But if life is brief, a set by Magic Cheezies is quicker. Once all of that gear was cleared off, the stage looked positively spartan as the trio took over, with Heather Curley's guitar hooked up to a peeny Peavy amp. I was won over by their Wavelength 500 appearance, though the band seemed less-than-pleased with themselves on that night, so I wanted to see them again when they were less preoccupied with technical gremlins. Except for their respective snack-related monikers, the band was pretty much the opposite of the one that had preceded them, which I think gave them a little something extra to push against.7
As with the Wavelength show, the set was here and gone in a flash — nine songs in under fifteen minutes, but it felt like about the exact right amount. Once again, Curley led the band in a white-hot clamour, her singing punctuated by arresting yelps and whoops as she generated crunchy, feedback-laced noises from her guitar. The lyrical content is sometimes hard to decipher, but enough phrases slip through ("so sick and tired!", "you make up the words!", "what are you gonna do?") to get their attitude across. Their flow through the set was much more assured this time, with the last squeals of noise from one song still cutting through the room as the count-in for the next song began. There are moments in my life where I want subtlety and nuance and delicacy — but in the opposite-feeling times, Magic Cheezies is exactly the sort of thing I want to hear. Quite superb.
Listen to a couple tracks from this set here.
I was also eager to have another chance to see Sun Ra Ra Ra. Besides wanting another dose of the energy they brought to the stage, the last time I'd caught 'em, they were short a keyboard player, so I did want to see how that affected their sound. The vintage Ace Tone did do a bit to gather together the sonic confusion, and its presence was felt on the opener, which was more of a slow groover. But by and large, the Sun Ra Ra Ra sound is raucous garage spasms, presented with a semi-chaotic stage presence. The vocals — presented with I-drank-acid-and-I'm-pissed-off-about-it scratchy intensity — might be at the far end of the take-it-or-leave it scale for some people, but fit right into the band's ragged gut-punch aesthetic. If the Stooges spent an afternoon huffing turpentine and then decided to bash out some Chuck Berry covers... well, you get the idea. An essential live experience, especially their glossolalian version of "Surfin' Bird", which, in defying description, needs to be seen to be believed. Suffice it to say, SRRR take the song past "creepy", and nestle it right up against "alarming". The finale involved a lot of instrument-swapping with the song in progress, concluding things with the right amount of ragged abandon.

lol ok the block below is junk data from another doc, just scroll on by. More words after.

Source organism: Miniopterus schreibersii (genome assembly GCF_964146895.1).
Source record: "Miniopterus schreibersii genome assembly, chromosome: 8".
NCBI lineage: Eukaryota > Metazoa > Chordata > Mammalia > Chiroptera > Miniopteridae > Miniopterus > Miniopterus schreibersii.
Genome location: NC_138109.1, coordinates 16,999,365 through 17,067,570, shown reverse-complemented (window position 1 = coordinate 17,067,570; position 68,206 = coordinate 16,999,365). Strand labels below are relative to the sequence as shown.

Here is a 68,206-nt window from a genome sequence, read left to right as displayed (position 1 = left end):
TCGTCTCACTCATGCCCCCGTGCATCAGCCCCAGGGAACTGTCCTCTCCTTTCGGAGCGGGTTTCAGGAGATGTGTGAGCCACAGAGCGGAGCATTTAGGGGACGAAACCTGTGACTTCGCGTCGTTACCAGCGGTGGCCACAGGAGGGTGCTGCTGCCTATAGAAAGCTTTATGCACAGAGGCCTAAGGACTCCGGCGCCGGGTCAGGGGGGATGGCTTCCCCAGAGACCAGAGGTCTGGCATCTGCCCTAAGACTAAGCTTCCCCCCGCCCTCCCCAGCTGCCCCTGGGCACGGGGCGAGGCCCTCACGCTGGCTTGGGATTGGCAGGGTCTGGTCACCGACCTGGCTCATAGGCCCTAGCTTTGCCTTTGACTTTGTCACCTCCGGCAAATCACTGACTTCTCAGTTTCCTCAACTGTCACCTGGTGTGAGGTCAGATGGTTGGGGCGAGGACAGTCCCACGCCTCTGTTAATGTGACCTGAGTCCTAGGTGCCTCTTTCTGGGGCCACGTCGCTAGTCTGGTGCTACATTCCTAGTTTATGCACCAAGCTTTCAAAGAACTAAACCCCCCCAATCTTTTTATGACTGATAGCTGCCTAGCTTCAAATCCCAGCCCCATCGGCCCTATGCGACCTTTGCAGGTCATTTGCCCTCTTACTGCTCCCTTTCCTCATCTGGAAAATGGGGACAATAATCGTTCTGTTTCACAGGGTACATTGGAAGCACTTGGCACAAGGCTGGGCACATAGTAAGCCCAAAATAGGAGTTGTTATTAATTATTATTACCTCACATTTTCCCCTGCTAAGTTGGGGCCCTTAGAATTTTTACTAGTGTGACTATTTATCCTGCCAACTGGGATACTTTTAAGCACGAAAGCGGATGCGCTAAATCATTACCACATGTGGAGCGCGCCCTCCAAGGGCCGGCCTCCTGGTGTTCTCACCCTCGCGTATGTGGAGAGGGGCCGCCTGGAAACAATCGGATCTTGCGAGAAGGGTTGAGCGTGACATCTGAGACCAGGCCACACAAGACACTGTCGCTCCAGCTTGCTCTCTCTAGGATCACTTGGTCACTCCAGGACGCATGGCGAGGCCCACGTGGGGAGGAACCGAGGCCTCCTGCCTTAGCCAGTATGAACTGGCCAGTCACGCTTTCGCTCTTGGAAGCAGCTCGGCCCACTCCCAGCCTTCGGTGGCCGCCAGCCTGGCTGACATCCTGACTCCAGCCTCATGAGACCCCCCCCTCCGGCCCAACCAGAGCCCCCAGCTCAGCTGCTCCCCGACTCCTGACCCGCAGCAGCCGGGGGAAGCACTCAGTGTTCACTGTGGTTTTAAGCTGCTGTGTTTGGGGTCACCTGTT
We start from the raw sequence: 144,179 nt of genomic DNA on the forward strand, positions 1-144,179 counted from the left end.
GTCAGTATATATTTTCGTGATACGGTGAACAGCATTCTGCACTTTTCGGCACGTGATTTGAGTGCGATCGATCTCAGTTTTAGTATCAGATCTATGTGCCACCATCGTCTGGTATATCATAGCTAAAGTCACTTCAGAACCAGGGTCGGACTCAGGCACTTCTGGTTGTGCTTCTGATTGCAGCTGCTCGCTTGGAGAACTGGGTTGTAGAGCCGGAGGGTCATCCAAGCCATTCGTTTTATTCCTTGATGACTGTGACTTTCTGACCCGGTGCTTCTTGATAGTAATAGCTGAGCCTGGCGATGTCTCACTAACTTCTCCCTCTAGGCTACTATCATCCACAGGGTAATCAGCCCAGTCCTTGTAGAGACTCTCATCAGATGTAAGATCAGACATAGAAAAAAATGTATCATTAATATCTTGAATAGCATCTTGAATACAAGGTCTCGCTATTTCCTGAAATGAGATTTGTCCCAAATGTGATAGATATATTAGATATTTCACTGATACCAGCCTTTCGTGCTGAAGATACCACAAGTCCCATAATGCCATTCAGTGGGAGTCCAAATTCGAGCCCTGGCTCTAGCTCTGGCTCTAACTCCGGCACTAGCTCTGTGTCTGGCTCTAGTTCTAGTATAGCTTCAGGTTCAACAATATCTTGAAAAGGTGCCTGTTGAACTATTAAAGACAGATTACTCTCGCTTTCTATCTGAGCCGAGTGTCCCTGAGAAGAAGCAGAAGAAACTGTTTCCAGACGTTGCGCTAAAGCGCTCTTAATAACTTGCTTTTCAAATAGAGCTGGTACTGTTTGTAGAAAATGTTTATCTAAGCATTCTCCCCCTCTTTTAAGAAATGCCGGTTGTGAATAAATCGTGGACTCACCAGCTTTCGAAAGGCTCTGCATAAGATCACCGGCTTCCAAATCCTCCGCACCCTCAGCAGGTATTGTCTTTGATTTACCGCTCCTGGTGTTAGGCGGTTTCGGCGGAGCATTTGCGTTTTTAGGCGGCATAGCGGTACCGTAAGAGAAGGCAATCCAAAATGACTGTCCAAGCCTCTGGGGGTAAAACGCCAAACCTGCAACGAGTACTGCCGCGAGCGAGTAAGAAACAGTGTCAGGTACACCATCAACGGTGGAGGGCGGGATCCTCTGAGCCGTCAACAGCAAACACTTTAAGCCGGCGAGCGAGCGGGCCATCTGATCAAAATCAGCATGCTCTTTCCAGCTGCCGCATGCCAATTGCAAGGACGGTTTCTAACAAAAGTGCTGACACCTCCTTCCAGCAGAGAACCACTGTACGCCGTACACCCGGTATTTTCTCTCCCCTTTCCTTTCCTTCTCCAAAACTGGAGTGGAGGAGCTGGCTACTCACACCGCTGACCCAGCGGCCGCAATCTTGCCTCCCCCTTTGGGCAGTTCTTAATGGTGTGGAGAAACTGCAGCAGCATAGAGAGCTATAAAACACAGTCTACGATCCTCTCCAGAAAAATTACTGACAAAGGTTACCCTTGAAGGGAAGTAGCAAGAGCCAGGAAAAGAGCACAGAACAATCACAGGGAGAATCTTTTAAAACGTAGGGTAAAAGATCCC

Listen to a track from this set here.
1 Or possibly totally mercenary.
2 Not to be confused with Ghost Bees, Ghostlight, or Ghostkeeper. Or, for that matter, not to be confused with Screaming Trees or Treepeople.
3 I mean, like, yeah, I have some Melvins cassettes stored away in a box somewhere.
5 And, oh — that sentence required some lengthy consideration to keep it mostly out of the realm of making me sound like a pretentious knob. My notepad has some less kind commentary written at the time, including "suitable for bored kids to smoke hash to" — which might actually be looked at more positively by this band than I meant it.
6 The latter thoughts were probably dredged up by the fact that I was sitting across from the Gord Brown mini-plaque affixed to the back of the wall seats. It's a touching thing, worth keeping an eye out for next time you're at the Dollar. It made me ponder at which venue I'd want my engraved memorial, should I suffer an untimely demise.
7 "Thank you to Pearl Jam for that lovely long set," was how Curley put it. And to a certain extent, the lack of appreciation from Queen Licorice's fans was reciprocated — a couple women who had been right up front dancing through QL's set lasted for about one minute into Magic Cheezies before they gave each other a preplexed look and decamped from the room.